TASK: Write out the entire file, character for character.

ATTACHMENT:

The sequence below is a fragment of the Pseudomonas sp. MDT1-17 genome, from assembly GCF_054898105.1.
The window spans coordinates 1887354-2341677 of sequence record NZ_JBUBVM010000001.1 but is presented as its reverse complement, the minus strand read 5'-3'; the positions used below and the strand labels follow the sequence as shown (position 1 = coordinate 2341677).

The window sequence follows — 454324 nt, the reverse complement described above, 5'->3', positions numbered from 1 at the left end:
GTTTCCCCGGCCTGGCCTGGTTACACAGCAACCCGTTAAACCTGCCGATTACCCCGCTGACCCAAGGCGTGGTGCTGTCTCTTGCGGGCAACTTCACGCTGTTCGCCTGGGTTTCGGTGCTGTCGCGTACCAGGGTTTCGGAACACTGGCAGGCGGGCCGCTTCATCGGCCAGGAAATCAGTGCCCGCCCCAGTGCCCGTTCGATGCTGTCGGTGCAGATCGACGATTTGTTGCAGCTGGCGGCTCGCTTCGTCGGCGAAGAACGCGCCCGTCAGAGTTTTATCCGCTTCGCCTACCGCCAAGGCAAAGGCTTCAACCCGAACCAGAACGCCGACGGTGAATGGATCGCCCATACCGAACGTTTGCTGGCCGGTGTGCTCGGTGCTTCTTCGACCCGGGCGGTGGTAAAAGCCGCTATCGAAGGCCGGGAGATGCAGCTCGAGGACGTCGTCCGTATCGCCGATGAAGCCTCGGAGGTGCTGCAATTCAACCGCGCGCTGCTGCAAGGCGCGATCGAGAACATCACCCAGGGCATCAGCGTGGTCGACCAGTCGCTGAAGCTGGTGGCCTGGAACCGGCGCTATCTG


The sequence below is a fragment of the Pseudomonas sp. MDT1-17 genome, from assembly GCF_054898105.1.
The window spans coordinates 1887354-2341677 of sequence record NZ_JBUBVM010000001.1 but is presented as its reverse complement, the minus strand read 5'-3'; the positions used below and the strand labels follow the sequence as shown (position 1 = coordinate 2341677).

The window sequence follows — 454324 nt, the reverse complement described above, 5'->3', positions numbered from 1 at the left end:
GTTTCCCCGGCCTGGCCTGGTTACACAGCAACCCGTTAAACCTGCCGATTACCCCGCTGACCCAAGGCGTGGTGCTGTCTCTTGCGGGCAACTTCACGCTGTTCGCCTGGGTTTCGGTGCTGTCGCGTACCAGGGTTTCGGAACACTGGCAGGCGGGCCGCTTCATCGGCCAGGAAATCAGTGCCCGCCCCAGTGCCCGTTCGATGCTGTCGGTGCAGATCGACGATTTGTTGCAGCTGGCGGCTCGCTTCGTCGGCGAAGAACGCGCCCGTCAGAGTTTTATCCGCTTCGCCTACCGCCAAGGCAAAGGCTTCAACCCGAACCAGAACGCCGACGGTGAATGGATCGCCCATACCGAACGTTTGCTGGCCGGTGTGCTCGGTGCTTCTTCGACCCGGGCGGTGGTAAAAGCCGCTATCGAAGGCCGGGAGATGCAGCTCGAGGACGTCGTCCGTATCGCCGATGAAGCCTCGGAGGTGCTGCAATTCAACCGCGCGCTGCTGCAAGGCGCGATCGAGAACATCACCCAGGGCATCAGCGTGGTCGACCAGTCGCTGAAGCTGGTGGCCTGGAACCGGCGCTATCTG